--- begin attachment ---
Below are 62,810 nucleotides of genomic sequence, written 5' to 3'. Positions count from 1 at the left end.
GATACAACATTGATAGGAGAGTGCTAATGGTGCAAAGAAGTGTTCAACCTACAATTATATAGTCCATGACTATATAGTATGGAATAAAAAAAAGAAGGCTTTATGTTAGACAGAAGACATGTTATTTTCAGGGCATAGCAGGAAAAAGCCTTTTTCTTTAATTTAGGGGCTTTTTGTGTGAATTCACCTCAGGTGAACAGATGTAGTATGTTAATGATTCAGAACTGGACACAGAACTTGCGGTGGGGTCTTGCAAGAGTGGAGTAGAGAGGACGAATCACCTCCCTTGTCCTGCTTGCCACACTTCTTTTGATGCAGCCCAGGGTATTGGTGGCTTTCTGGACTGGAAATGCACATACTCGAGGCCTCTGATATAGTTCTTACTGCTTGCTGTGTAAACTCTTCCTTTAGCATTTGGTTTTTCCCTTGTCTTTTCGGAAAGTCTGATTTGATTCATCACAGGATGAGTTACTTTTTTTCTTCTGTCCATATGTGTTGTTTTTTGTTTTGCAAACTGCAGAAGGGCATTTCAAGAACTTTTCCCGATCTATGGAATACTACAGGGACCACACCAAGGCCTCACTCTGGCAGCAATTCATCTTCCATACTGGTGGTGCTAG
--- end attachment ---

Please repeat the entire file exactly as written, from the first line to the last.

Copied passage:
Below are 62,810 nucleotides of genomic sequence, written 5' to 3'. Positions count from 1 at the left end.
GATACAACATTGATAGGAGAGTGCTAATGGTGCAAAGAAGTGTTCAACCTACAATTATATAGTCCATGACTATATAGTATGGAATAAAAAAAAGAAGGCTTTATGTTAGACAGAAGACATGTTATTTTCAGGGCATAGCAGGAAAAAGCCTTTTTCTTTAATTTAGGGGCTTTTTGTGTGAATTCACCTCAGGTGAACAGATGTAGTATGTTAATGATTCAGAACTGGACACAGAACTTGCGGTGGGGTCTTGCAAGAGTGGAGTAGAGAGGACGAATCACCTCCCTTGTCCTGCTTGCCACACTTCTTTTGATGCAGCCCAGGGTATTGGTGGCTTTCTGGACTGGAAATGCACATACTCGAGGCCTCTGATATAGTTCTTACTGCTTGCTGTGTAAACTCTTCCTTTAGCATTTGGTTTTTCCCTTGTCTTTTCGGAAAGTCTGATTTGATTCATCACAGGATGAGTTACTTTTTTTCTTCTGTCCATATGTGTTGTTTTTTGTTTTGCAAACTGCAGAAGGGCATTTCAAGAACTTTTCCCGATCTATGGAATACTACAGGGACCACACCAAGGCCTCACTCTGGCAGCAATTCATCTTCCATACTGGTGGTGCTAG